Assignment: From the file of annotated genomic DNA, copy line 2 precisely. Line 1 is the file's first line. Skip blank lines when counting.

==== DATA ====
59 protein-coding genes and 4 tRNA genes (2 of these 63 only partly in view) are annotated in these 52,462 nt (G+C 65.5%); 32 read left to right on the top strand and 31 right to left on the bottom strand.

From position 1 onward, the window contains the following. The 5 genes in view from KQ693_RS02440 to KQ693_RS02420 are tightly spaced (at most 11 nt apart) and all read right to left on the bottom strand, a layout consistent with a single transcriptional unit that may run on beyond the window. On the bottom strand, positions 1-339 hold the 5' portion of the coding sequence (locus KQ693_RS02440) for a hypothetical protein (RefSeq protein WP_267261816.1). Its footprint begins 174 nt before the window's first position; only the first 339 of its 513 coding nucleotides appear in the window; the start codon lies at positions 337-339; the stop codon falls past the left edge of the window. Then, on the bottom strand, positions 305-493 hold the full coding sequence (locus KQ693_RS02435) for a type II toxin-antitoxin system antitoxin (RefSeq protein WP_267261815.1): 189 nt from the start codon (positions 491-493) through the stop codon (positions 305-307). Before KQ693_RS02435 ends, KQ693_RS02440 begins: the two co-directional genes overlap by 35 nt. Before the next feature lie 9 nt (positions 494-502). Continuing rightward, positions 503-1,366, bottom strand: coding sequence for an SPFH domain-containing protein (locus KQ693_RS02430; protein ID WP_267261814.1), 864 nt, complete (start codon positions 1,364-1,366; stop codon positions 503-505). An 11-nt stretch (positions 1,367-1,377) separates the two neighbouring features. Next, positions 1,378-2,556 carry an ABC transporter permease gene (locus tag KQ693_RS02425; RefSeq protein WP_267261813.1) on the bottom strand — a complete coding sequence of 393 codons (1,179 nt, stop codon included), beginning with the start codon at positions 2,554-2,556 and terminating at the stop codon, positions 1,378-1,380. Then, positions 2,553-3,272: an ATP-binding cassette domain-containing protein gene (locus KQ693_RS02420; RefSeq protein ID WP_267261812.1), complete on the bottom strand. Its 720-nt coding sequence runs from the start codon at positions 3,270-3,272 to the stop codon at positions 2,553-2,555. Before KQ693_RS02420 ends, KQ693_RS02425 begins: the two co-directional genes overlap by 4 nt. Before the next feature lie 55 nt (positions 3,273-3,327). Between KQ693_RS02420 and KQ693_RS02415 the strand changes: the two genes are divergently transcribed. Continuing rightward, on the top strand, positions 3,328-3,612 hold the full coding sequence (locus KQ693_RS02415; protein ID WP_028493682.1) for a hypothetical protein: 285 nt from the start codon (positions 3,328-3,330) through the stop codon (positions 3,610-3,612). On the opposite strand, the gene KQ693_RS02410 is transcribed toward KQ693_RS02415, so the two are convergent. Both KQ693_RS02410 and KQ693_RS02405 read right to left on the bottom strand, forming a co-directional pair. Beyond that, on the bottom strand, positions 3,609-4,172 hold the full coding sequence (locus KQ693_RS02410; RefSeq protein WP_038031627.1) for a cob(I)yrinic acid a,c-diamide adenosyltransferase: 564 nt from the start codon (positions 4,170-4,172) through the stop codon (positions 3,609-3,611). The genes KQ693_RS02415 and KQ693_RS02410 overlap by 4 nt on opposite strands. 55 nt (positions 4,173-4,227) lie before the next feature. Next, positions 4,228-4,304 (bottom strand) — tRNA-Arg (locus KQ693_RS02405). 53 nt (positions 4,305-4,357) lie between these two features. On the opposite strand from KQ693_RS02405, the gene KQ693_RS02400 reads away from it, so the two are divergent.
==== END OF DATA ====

From position 1 onward, the window contains the following. The 5 genes in view from KQ693_RS02440 to KQ693_RS02420 are tightly spaced (at most 11 nt apart) and all read right to left on the bottom strand, a layout consistent with a single transcriptional unit that may run on beyond the window. On the bottom strand, positions 1-339 hold the 5' portion of the coding sequence (locus KQ693_RS02440) for a hypothetical protein (RefSeq protein WP_267261816.1). Its footprint begins 174 nt before the window's first position; only the first 339 of its 513 coding nucleotides appear in the window; the start codon lies at positions 337-339; the stop codon falls past the left edge of the window. Then, on the bottom strand, positions 305-493 hold the full coding sequence (locus KQ693_RS02435) for a type II toxin-antitoxin system antitoxin (RefSeq protein WP_267261815.1): 189 nt from the start codon (positions 491-493) through the stop codon (positions 305-307). Before KQ693_RS02435 ends, KQ693_RS02440 begins: the two co-directional genes overlap by 35 nt. Before the next feature lie 9 nt (positions 494-502). Continuing rightward, positions 503-1,366, bottom strand: coding sequence for an SPFH domain-containing protein (locus KQ693_RS02430; protein ID WP_267261814.1), 864 nt, complete (start codon positions 1,364-1,366; stop codon positions 503-505). An 11-nt stretch (positions 1,367-1,377) separates the two neighbouring features. Next, positions 1,378-2,556 carry an ABC transporter permease gene (locus tag KQ693_RS02425; RefSeq protein WP_267261813.1) on the bottom strand — a complete coding sequence of 393 codons (1,179 nt, stop codon included), beginning with the start codon at positions 2,554-2,556 and terminating at the stop codon, positions 1,378-1,380. Then, positions 2,553-3,272: an ATP-binding cassette domain-containing protein gene (locus KQ693_RS02420; RefSeq protein ID WP_267261812.1), complete on the bottom strand. Its 720-nt coding sequence runs from the start codon at positions 3,270-3,272 to the stop codon at positions 2,553-2,555. Before KQ693_RS02420 ends, KQ693_RS02425 begins: the two co-directional genes overlap by 4 nt. Before the next feature lie 55 nt (positions 3,273-3,327). Between KQ693_RS02420 and KQ693_RS02415 the strand changes: the two genes are divergently transcribed. Continuing rightward, on the top strand, positions 3,328-3,612 hold the full coding sequence (locus KQ693_RS02415; protein ID WP_028493682.1) for a hypothetical protein: 285 nt from the start codon (positions 3,328-3,330) through the stop codon (positions 3,610-3,612). On the opposite strand, the gene KQ693_RS02410 is transcribed toward KQ693_RS02415, so the two are convergent. Both KQ693_RS02410 and KQ693_RS02405 read right to left on the bottom strand, forming a co-directional pair. Beyond that, on the bottom strand, positions 3,609-4,172 hold the full coding sequence (locus KQ693_RS02410; RefSeq protein WP_038031627.1) for a cob(I)yrinic acid a,c-diamide adenosyltransferase: 564 nt from the start codon (positions 4,170-4,172) through the stop codon (positions 3,609-3,611). The genes KQ693_RS02415 and KQ693_RS02410 overlap by 4 nt on opposite strands. 55 nt (positions 4,173-4,227) lie before the next feature. Next, positions 4,228-4,304 (bottom strand) — tRNA-Arg (locus KQ693_RS02405). 53 nt (positions 4,305-4,357) lie between these two features. On the opposite strand from KQ693_RS02405, the gene KQ693_RS02400 reads away from it, so the two are divergent.